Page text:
Responsible Travel Article

Telling Africa’s Stories

by Anthony Ham

 

On my first journey to Africa, I found myself in Agadez, on the cusp of the Sahara Desert in the far north of Niger. Many years before, I had scoured a map of Africa, dreaming of empty places on the map, of lands about which I knew nothing. My eye fixed upon Niger. It seemed enticingly African: forgotten by the world and remote from my imagination. Agadez in particular lodged in my head as an isolated fortress somewhere close to the end of the earth. That I now stood there, on that very same spot of which I had dreamed, was akin to teetering at the edge of an abyss.

 
Travel very often takes you beyond your comfort zone, but I still remember those early days in Niger as a time of utter disorientation. I knew very little about where I was, and it was not lost on me that my experience was little different from so many white and Western interventions in Africa: understanding little, I had travelled to Africa seeking adventure and experience, without stopping to think whether anyone in Africa would actually benefit from me being there. Suddenly, the loose change that fell from my pocket seemed wholly insignificant.

 
And then I met Moussa.

 
Building relationships
Moussa was a Tuareg guide with whom I would travel out into the Sahara on a number of occasions over the years that followed. More than that, Moussa was a friend and he taught me so much more than how to navigate by the stars. The lessons that I learned from Moussa, sometimes in desert silence, were simple, but have remained touchstones on my many journeys to all corners of the African continent.

 
Ask people’s names. Greet them properly. Listen. Get out of your vehicle and sit down in the dust to talk with people where they sit. Stop long enough to talk and ask them about their lives instead of just asking for directions. Read enough before you go so that you know what questions to ask. Lose any sense of haste. Help where you can. Treat them as equals.

 
I don’t always get it right. Many times, I am in too much of a hurry, or find myself too caught up in my own worries to care very much about anyone else’s. But where I have followed these simple rules, I have made friends that I hope will last a lifetime – Azima in Mali, Hakim in Libya and Peter in Kenya, to name just a few.

 
Theirs are the stories, always retold with permission, that I bring back from Africa. Where possible, I send some of the proceeds from the sale of these stories back to these friends and their communities. And it’s not just about money: as in any true friendship, my life and their lives are richer because of our friendship.

 
Preserving wild places
Increasingly, the stories that matter to me focus on Africa’s forgotten peoples – indigenous peoples, traditional peoples – whose fraught relationship with the modern world threatens their very existence. In the same way, wildlife is under threat and has become my obsession, as have the wild places that endangered species and endangered peoples inhabit. In Africa right now, there are so many life-or-death struggles for existence, so many daily struggles for survival, that, as a writer, I feel a clarion call to tell those stories that no one else tells.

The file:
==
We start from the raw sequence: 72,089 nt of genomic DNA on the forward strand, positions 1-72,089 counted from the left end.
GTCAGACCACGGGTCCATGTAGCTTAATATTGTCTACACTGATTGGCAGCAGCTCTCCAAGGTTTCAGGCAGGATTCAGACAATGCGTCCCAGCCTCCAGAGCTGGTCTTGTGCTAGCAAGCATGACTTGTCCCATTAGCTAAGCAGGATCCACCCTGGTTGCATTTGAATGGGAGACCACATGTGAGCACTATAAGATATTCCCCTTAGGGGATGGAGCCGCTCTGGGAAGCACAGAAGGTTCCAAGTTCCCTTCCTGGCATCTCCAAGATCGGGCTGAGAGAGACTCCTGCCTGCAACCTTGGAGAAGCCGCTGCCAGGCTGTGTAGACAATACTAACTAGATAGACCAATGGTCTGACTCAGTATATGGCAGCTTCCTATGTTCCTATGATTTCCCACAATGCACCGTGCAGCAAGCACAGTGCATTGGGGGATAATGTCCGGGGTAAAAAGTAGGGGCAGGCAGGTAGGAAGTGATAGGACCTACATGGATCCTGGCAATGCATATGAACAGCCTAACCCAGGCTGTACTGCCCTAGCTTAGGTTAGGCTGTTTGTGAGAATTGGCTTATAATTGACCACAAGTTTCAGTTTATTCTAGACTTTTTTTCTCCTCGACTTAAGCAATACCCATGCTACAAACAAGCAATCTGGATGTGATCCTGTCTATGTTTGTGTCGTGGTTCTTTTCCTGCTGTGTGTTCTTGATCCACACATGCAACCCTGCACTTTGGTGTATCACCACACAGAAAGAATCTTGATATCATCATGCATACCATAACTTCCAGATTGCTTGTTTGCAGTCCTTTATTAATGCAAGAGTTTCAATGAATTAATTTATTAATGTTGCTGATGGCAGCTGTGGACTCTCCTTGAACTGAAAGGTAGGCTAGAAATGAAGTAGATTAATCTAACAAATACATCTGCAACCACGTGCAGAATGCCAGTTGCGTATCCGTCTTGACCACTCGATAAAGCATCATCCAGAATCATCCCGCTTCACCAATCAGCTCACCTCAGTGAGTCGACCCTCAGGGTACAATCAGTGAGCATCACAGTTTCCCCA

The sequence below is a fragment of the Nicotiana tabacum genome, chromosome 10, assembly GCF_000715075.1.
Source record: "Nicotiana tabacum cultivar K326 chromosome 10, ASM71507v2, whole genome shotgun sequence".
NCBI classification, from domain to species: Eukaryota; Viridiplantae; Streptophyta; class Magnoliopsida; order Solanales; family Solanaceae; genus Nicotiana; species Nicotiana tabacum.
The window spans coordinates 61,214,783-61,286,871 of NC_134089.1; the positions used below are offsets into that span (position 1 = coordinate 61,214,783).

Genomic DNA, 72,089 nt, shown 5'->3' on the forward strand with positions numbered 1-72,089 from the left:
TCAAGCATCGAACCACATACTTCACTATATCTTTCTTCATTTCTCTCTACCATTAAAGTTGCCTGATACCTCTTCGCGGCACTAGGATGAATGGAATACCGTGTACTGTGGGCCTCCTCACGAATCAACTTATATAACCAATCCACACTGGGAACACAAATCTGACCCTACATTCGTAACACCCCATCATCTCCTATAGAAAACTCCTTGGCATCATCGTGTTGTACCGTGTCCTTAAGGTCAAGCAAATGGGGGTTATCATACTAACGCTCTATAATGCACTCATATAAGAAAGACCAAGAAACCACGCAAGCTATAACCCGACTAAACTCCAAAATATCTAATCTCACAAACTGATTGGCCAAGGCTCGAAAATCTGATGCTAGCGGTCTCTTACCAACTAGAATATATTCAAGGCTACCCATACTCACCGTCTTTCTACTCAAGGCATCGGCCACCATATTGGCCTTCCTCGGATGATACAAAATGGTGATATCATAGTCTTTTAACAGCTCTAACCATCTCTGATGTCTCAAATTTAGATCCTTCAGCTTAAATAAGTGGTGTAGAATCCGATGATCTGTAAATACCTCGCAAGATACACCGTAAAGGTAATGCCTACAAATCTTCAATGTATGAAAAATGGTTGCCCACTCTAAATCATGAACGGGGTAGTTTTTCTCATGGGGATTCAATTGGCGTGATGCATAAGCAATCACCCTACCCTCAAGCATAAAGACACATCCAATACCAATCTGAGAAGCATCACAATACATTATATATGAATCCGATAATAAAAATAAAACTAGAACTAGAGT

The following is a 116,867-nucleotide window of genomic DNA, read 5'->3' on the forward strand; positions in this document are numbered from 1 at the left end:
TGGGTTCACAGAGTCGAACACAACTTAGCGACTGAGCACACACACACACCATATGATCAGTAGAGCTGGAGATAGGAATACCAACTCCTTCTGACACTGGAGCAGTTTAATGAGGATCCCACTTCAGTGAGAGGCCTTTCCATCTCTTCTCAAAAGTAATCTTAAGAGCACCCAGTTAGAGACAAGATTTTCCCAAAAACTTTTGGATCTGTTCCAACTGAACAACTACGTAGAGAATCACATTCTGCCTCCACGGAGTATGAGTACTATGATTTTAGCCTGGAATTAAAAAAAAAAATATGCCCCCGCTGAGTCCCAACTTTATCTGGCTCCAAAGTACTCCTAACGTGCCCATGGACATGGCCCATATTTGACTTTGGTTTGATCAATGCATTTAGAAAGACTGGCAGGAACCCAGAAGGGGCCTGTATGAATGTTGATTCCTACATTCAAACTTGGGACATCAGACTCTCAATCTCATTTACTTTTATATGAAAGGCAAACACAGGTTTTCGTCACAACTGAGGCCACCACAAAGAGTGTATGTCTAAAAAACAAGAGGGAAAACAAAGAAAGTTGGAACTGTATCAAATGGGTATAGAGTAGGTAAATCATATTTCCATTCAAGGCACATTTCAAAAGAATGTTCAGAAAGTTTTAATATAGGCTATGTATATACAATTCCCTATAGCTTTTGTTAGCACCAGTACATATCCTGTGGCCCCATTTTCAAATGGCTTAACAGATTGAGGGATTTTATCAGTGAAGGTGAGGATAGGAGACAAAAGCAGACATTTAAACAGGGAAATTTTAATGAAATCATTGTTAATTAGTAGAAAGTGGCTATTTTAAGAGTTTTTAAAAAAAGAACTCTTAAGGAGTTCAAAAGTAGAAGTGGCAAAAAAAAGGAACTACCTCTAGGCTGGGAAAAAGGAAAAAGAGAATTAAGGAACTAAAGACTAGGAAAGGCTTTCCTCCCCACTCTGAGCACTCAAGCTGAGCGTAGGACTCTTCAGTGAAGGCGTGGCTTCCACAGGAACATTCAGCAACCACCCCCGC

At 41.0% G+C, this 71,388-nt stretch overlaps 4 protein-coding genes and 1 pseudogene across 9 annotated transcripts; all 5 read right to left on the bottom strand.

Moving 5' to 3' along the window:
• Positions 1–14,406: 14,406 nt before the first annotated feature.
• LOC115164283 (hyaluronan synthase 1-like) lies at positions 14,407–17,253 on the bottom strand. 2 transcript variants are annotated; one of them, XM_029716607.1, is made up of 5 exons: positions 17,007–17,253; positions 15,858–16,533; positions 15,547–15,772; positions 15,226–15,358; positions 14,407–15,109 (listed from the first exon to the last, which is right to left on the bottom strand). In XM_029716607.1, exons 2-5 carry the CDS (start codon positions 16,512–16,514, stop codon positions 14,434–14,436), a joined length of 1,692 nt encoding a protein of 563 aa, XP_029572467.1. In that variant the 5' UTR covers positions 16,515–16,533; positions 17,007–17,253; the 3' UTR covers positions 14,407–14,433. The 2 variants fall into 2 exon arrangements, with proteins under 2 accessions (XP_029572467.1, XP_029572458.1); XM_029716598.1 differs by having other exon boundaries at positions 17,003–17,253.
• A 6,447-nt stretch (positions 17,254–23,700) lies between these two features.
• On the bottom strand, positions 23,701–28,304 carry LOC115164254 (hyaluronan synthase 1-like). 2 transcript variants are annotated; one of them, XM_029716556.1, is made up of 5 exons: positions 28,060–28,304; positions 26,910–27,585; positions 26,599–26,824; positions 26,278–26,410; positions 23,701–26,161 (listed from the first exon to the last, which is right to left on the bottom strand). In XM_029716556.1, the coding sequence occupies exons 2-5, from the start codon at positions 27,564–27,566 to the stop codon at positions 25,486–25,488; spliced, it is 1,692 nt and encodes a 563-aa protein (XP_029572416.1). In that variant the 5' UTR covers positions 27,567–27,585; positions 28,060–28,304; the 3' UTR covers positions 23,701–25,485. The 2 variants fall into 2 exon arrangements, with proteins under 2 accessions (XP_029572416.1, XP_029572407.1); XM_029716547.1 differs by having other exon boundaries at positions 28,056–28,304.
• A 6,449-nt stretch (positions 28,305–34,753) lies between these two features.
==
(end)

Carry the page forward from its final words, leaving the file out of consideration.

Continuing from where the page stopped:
As a writer, I have a platform, but the more ordinary travellers who engage with these stories and with these struggles, the more likely it is that things will change. Perhaps the world will not change on a larger scale. But my guiding principles as I make my way through remote corners of Africa are twofold: to help to change one little corner of the world where I can – one person’s life, one species, one ecosystem at a time – and to bear witness.

 
And so it is that I have stumbled upon so many wonderful projects that seek to build a different future for forgotten peoples, for species in peril, and for those last pristine lands that remain. There is the Lion Guardians project (http://lionguardians.org) in the Amboseli region in southern Kenya, a project that uses traditional Maasai values to preserve communities and protect lions at the same time. There is the Kuru Art Project (www.kuruart.com) that provides work for local San painters in D’Kar in the Botswana Kalahari. Or the numerous projects across Africa supported by Panthera (www.panthera.org) in their effort to find a way for big cats to survive and for the people they live among to benefit from their presence.

 
The issues that these projects address, the issues that these Africans struggle with every day, are the defining issues of our time. They determine whether stories that stretch back thousands of years – about ancient species and ancient human cultures – will end in our lifetimes. And the only way to stop that happening as a traveller is to engage – truly, deeply – with those that we meet along the way, to listen to their stories and do what we can to assist them in their struggle for survival. One little corner of Africa at a time.

 

 
Anthony Ham is a writer and photographer who travels the world in search of stories. He has written numerous articles for magazines and newspapers in Australia, the UK and the USA, and has written or co-written more than 100 guidebooks for Lonely Planet. He is a frequent visitor to Africa and has travelled extensively in North, West, East and Southern Africa. Examples of his work can be seen on his website: www.anthonyham.com.